Pigeonfall Vulnerability Report
Nov 09, 2023
On Wednesday October 11th, 2023, a Strangelove Engineer proactively found a high-severity vulnerability affecting our packet-forward-middleware (PFM) v7.0.0 release. The issue allows a malicious actor to halt the chain upon select forwarded IBC packets. The issue could also be triggered accidentally. This issue, dubbed Pigeonfall (SL-001PF), was discovered while improving the end-to-end testing of PFM to catch adverse events such as this.
The transfer module in ibc-go v7 (ADR-011) introduces additional escrow balance accounting. It further adds an invariant check of the expected balance within the transfer keeper key/value store compared with the actual balance of the escrow account. This escrow balance accounting was not taken into account in the v7.0.0 release of PFM.
As a result, forwarded packets that fail due to either a receive error on the destination or a packet timeout will halt the chain if the invariant is registered. This is the default behavior for all chains affected on SDK v47:
While the discovery of a security vulnerability is not a security incident, the commonality of IBC packet timeouts and failed acknowledgements pointed to a higher likelihood of an accidental halt. Due to this risk, the patching process qualified as emergency coordination and was handled accordingly.
On Wednesday, October 11th around 2pm CDT, Reece Williams discovered panic and halting behavior when writing further end-to-end testing for PFM IBC packet timeouts and failed acknowledgements. Previously testing had been written for older versions of PFM, but it had not been ported to the latest ibc-go v7 and SDK v47 release.
Within 30 minutes the issue was identified and the v7 patch was written and tested locally. Reece disclosed the findings to Strangelove’s CTO, Andrew Gouin. They discussed the problem, scope, and mitigation strategies that should take place. Andrew brought in Jack Zampolin, Sean Beckett, and Jessy from the Amulet security team for guidance and review.
By 3:30pm a list of all chains had been compiled that use any version of Packet-Forward-Middleware. Initially we believed this affected every version of PFM (v3 to v7). After further investigation, we found the escrow accounting behavior was a new addition in ibc-go v7. The reason for this is that previous versions of the SDK did not register the crisis module properly. The IBC release documents made no mention of this in v7, so we assumed the behavior had existed for some time. Discovering the behavior was limited to v7 narrowed the list from 26 chains to 6.
Overnight, we wrote a proactive mitigation in the event a chain was halted before the patch was applied. This was tested and ready to go on Thursday, October 12th at 11am CDT, 21 hours after initial discovery.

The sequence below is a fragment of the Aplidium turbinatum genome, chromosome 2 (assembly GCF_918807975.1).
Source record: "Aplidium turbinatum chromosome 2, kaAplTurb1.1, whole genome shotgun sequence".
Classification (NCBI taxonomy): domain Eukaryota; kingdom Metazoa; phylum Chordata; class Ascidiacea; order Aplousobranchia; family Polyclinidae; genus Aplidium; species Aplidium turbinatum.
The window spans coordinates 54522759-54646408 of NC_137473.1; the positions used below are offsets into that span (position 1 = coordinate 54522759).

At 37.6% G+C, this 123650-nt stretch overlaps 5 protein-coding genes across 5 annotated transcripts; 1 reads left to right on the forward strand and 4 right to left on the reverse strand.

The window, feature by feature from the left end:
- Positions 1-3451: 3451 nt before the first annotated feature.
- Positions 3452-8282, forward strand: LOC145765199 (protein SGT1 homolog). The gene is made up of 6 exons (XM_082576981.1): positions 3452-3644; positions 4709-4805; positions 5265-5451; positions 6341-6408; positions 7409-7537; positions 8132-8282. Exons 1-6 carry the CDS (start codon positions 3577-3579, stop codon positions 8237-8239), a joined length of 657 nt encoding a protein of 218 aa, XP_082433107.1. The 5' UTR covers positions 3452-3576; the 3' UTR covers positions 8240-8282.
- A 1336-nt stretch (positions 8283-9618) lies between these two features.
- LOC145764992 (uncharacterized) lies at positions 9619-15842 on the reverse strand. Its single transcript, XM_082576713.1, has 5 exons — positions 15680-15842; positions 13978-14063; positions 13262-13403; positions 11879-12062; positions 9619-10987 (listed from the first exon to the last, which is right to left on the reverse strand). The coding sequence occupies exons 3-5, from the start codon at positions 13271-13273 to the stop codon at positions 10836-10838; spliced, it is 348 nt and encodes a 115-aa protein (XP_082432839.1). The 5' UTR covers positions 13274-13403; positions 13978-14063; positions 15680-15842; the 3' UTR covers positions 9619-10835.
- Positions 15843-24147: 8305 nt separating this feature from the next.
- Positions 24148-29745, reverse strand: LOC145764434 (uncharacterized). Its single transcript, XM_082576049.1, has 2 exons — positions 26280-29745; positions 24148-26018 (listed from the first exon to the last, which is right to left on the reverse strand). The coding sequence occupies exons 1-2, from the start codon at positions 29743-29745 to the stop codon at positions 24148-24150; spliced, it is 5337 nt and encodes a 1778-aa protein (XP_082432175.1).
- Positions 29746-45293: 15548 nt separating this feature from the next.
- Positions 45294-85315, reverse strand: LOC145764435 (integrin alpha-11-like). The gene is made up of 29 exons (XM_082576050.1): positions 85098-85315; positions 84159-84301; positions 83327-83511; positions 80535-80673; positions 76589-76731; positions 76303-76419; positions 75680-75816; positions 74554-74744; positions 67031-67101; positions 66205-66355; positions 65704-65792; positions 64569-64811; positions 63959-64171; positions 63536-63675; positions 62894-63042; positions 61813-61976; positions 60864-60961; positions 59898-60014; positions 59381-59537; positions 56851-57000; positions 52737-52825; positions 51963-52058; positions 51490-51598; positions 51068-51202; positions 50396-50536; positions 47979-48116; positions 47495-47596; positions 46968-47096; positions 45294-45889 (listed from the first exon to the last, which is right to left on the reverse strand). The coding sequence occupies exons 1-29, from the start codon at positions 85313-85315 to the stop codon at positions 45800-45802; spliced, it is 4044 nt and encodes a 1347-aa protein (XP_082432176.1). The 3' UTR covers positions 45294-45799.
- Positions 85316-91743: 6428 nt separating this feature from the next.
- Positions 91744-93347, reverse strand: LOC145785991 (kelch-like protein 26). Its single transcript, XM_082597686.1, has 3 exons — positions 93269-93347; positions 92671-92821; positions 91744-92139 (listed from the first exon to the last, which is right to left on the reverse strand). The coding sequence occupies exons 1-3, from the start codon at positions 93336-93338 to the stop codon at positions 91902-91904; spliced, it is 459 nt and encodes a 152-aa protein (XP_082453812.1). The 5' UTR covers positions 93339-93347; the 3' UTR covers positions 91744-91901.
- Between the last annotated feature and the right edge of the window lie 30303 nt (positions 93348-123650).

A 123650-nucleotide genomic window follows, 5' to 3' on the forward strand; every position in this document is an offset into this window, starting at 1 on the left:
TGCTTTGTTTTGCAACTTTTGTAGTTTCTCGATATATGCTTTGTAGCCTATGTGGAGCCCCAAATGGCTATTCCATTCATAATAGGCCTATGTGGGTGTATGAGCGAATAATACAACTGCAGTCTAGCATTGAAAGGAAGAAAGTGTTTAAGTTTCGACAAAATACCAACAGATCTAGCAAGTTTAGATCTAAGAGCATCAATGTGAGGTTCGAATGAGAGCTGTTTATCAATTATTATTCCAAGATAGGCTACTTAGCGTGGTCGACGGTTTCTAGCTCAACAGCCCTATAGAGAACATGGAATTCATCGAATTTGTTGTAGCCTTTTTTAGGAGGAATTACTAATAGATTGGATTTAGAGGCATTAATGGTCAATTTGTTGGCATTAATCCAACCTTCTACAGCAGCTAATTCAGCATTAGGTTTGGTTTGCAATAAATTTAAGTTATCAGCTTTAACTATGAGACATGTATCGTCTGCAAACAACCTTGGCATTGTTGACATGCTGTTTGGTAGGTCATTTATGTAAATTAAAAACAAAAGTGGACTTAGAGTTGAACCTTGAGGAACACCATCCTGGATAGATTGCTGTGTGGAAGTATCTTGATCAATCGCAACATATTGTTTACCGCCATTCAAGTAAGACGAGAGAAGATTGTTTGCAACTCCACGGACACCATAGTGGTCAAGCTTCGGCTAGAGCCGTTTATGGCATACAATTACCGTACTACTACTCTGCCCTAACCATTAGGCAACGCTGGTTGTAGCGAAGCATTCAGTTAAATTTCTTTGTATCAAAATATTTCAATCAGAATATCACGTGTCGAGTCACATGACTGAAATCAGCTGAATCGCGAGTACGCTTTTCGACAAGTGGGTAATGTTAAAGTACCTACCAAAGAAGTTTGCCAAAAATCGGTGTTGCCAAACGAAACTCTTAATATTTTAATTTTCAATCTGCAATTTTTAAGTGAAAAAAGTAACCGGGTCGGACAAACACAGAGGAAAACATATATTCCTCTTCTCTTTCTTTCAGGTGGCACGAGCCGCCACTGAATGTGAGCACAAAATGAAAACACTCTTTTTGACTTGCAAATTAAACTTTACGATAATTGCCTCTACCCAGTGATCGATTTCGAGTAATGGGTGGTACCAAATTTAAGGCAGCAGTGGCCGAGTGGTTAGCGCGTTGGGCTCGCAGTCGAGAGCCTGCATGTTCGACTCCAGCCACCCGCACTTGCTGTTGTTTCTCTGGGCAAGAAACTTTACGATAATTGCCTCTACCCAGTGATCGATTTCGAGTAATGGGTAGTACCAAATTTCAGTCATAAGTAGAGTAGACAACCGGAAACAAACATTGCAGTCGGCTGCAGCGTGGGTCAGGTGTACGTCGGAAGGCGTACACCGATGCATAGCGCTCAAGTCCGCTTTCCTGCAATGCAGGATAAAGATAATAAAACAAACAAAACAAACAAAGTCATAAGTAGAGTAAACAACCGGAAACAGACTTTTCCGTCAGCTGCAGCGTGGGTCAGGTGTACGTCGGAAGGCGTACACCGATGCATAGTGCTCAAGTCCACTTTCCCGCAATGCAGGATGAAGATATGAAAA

For the patch, we wanted to keep the affected code private to limit risk. To do this, we pushed the patched commit to the cosmos/ibc-apps repo, then deleted the branch. With this approach, the code is not publicly available on GitHub but the commit remains cached for 90 days. Once all chains were patched, we re-pushed the code and it was compiled into the latest release. Only those aware of the commit could see the patch code locally.
On October 12th at 1:20pm CDT (23 hours since discovery), we distributed a single line patch command to security contacts along with the information about the vulnerability. Further connections were made via Discord, Telegram, and Slack channels to confirm that all affected parties had acknowledged the issue.
Teams began rolling out release tags for their validator sets over the coming hours. Strangelove was able to advise and answer questions teams had about the vulnerability, stepping in to assist as needed.
As of October 19th, all affected chains have successfully migrated and are no longer vulnerable to halting. We applaud the teams and validator sets for their quick reaction time and tight collaboration to keep IBC networks secure and live.
For chain developers, if you are upgrading from an older IBC version or launching your network soon, make sure you apply the latest v7 PFM patch before your update.
For Module developers, always use an end-to-end testing framework like interchaintest. If your module introduces invariance checks, make sure to add this into the upgrade release notes. Developers need to be aware of such large changes, especially for Middleware applications where funds are moved.
For Cosmos networks, please make sure to have a security@ email or social media contact to make the process of notifying easier for future events. A great spot to put critical information is in the public github README or SECURITY file.
The Strangelove team will be writing conformance tests for patch-based upgrades. These will run multiple networks on both the old and new version, and execute a simulation of every transaction against both.